– Ferrets belong to the weasel family (Mustelidae), which includes polecats, stoats, and ermines. Domesticated ferrets most likely descend from the European polecat.
– From 1860 to the start of World War II, ferrets were widely used in the American West to protect grain stores from rodents. They gained popularity as pets in the 1980s and 90s.
– A ferret’s normal heart rate is 200 to 250 beats per minute.
– Ferrets are most active at dawn and dusk.
– All kits are born with white fur and get their approximate adult color at 3 weeks of age.
Ferrets can get heartworms from the bite of an infected mosquito. Ferrets are similar to dogs in their susceptibility to heartworm infections, but their symptoms are more similar to those seen in cats.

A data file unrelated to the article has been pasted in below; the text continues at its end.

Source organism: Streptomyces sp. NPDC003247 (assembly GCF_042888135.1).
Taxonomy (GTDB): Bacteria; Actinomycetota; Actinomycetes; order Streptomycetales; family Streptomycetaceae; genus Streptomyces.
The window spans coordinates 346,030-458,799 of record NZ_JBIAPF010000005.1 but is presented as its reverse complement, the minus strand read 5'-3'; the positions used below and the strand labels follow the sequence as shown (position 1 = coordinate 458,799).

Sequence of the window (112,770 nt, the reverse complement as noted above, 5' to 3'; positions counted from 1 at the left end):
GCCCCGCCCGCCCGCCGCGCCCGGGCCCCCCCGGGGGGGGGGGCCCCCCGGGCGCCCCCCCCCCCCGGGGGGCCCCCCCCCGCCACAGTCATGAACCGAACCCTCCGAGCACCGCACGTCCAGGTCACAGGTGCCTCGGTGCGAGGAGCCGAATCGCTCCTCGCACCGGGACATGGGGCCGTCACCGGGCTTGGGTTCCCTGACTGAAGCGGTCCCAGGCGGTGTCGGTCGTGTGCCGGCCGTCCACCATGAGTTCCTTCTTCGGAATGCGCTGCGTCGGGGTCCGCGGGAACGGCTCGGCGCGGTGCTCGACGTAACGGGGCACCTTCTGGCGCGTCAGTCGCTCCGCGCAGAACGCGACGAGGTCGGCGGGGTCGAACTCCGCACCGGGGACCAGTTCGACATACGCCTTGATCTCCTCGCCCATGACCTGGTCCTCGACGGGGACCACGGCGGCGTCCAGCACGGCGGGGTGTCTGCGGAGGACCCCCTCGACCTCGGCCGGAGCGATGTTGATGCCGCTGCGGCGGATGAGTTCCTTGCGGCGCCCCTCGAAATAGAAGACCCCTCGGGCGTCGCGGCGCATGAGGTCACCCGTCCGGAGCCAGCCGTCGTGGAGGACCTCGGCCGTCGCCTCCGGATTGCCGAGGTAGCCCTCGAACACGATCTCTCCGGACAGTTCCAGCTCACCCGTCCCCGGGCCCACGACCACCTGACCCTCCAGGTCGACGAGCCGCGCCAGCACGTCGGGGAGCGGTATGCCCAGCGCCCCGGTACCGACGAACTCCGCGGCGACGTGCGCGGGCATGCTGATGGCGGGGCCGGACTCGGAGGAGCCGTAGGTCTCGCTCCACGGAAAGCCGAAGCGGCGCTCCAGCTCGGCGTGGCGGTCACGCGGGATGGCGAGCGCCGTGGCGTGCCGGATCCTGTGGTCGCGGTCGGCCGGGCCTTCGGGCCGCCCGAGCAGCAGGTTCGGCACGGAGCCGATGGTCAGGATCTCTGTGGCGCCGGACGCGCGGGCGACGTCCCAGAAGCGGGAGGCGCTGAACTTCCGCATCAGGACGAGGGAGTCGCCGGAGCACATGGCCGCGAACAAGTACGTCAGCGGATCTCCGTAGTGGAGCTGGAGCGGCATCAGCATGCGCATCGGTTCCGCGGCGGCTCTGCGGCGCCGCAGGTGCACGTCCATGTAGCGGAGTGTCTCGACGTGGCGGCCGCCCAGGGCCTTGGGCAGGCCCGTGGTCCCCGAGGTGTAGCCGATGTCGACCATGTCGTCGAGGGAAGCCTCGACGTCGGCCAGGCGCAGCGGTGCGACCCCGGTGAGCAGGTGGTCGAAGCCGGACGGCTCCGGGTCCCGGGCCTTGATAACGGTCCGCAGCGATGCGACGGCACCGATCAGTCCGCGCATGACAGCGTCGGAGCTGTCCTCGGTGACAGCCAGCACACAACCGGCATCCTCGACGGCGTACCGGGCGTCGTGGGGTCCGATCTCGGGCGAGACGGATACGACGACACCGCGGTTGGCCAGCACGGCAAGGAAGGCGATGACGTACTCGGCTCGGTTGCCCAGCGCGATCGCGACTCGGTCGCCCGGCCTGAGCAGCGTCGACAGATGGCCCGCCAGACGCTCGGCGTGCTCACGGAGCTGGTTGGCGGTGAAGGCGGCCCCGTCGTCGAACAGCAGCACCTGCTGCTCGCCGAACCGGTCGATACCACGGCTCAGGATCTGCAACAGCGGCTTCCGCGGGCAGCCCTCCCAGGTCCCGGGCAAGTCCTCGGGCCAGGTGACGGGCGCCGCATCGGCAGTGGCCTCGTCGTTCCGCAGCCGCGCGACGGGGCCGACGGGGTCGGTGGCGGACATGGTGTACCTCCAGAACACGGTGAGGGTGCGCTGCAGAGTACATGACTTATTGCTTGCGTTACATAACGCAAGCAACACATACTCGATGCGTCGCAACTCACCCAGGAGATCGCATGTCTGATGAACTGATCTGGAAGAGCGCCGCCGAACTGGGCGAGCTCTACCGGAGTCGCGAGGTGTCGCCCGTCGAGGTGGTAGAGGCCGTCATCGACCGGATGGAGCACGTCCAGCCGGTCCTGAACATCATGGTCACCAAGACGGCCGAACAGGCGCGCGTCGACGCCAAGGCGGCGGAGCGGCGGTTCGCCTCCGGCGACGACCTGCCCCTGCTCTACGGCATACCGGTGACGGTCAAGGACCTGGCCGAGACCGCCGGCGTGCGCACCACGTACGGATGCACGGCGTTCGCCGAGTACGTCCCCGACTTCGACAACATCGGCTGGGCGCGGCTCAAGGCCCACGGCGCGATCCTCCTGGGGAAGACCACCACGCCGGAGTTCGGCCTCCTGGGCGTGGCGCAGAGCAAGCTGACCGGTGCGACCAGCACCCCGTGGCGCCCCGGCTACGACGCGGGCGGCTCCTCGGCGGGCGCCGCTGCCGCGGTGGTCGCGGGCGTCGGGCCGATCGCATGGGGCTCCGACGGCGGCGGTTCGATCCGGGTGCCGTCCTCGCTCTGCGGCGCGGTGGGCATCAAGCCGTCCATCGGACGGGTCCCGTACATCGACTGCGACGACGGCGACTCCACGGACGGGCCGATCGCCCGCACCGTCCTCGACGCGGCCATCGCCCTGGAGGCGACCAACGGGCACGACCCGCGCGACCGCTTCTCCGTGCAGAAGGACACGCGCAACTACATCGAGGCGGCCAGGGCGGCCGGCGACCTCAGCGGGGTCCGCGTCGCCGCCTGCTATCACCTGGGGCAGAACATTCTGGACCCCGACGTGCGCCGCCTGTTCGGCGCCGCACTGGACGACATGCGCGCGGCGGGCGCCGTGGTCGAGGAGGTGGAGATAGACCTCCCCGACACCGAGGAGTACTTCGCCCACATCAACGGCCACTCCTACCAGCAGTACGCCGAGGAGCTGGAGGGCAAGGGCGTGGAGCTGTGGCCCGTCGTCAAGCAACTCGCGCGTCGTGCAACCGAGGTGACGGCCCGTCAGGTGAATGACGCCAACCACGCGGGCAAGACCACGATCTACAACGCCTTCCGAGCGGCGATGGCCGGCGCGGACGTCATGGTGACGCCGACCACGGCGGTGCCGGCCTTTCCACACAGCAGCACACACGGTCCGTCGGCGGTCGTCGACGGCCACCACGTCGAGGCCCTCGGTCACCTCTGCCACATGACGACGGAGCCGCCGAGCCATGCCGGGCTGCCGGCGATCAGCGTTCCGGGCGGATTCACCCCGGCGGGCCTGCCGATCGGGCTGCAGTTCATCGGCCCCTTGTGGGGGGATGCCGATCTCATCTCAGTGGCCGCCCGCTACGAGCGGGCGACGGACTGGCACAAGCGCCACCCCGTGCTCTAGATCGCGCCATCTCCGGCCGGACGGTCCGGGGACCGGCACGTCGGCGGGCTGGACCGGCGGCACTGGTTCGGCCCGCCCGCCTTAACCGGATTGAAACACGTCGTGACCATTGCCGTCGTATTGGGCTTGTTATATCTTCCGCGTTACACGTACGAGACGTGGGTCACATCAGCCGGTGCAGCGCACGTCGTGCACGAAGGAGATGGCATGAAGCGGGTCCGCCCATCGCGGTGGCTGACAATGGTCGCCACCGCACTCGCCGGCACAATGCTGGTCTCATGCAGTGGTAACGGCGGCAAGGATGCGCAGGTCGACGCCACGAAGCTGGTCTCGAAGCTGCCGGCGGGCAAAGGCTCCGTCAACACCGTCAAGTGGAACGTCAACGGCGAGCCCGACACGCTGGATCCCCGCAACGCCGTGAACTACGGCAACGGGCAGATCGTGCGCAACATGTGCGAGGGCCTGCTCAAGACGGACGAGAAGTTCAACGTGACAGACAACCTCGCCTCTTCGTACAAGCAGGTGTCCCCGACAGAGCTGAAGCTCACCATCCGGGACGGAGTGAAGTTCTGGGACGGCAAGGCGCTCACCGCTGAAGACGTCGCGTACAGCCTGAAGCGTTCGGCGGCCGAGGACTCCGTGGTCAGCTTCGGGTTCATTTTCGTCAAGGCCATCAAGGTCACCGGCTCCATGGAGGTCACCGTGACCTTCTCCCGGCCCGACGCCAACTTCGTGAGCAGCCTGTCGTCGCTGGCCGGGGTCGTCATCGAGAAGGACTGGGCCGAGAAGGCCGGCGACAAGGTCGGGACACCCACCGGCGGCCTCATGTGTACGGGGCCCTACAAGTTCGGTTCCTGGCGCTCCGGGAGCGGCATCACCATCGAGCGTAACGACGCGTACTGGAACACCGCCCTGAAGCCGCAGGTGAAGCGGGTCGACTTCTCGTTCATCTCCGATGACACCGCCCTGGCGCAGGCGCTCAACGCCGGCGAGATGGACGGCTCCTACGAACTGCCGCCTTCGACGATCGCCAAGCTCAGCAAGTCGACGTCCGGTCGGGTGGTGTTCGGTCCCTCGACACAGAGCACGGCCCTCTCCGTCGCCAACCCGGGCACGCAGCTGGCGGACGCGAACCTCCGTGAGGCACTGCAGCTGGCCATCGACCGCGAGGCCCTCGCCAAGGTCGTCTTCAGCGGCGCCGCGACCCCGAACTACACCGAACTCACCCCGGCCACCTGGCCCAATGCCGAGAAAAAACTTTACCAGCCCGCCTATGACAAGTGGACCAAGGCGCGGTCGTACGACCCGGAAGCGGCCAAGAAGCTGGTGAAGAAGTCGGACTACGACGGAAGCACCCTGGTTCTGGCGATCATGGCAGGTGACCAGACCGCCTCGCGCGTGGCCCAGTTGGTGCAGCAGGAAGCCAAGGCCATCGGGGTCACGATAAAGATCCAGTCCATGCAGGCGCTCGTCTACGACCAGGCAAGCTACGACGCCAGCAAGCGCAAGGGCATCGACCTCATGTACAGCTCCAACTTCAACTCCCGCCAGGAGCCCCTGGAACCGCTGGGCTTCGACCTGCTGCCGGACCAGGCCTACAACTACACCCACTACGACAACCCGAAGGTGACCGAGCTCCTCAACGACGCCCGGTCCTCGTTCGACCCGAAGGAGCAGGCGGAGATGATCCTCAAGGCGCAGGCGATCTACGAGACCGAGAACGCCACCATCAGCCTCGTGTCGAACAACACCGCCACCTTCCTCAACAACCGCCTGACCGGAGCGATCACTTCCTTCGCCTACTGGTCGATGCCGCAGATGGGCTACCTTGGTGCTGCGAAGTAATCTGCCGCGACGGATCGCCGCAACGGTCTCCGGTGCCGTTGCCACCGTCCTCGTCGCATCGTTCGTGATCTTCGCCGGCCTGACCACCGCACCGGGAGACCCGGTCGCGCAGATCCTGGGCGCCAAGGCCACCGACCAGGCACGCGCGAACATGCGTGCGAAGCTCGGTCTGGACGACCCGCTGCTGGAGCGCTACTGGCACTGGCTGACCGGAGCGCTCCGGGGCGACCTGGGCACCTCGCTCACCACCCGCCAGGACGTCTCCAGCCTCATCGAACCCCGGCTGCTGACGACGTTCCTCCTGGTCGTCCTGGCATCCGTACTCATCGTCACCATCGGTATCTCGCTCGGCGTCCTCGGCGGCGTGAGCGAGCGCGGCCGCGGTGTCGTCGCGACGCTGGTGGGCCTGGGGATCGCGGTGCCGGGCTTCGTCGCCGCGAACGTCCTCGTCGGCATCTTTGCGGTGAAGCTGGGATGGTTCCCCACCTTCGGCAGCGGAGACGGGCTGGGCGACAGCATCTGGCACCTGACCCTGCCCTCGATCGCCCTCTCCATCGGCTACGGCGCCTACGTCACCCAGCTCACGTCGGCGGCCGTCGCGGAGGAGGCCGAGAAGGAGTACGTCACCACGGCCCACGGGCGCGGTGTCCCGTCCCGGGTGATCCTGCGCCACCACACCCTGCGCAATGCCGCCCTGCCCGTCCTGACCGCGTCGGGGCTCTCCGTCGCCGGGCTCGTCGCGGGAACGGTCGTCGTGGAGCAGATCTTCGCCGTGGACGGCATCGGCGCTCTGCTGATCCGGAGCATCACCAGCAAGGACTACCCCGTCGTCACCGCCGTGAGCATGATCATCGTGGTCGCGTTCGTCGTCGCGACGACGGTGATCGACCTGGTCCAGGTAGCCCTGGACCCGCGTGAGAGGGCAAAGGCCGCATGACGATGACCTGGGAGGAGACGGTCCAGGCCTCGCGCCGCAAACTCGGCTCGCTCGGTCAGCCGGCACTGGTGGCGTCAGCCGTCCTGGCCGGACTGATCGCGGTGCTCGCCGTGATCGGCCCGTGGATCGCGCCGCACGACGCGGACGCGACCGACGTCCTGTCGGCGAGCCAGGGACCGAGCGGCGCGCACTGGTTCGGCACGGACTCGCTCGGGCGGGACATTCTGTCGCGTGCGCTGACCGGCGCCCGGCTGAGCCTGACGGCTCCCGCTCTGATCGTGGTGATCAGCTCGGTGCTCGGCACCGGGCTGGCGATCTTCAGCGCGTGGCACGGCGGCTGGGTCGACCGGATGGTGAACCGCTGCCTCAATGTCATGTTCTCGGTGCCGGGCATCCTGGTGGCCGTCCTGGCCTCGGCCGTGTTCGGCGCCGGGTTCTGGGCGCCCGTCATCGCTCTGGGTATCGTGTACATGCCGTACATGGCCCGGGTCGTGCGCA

The ferret is the most popular companion mammal in the U.S. behind the dog and cat.
– The average lifespan of a domestic ferret is eight years.
– The name “ferret” is derived from the Latin word furittus, meaning “little thief.” This name likely refers to the common ferret habit of secreting away small items.
There are about 5 to 7 million pet ferrets in the U.S.
– Ferrets sleep for about 15–20 hours a day, usually for about 4 hours at a time. A ferret’s sleep is also known as “ferret dead sleep” because ferrets sleep so deeply.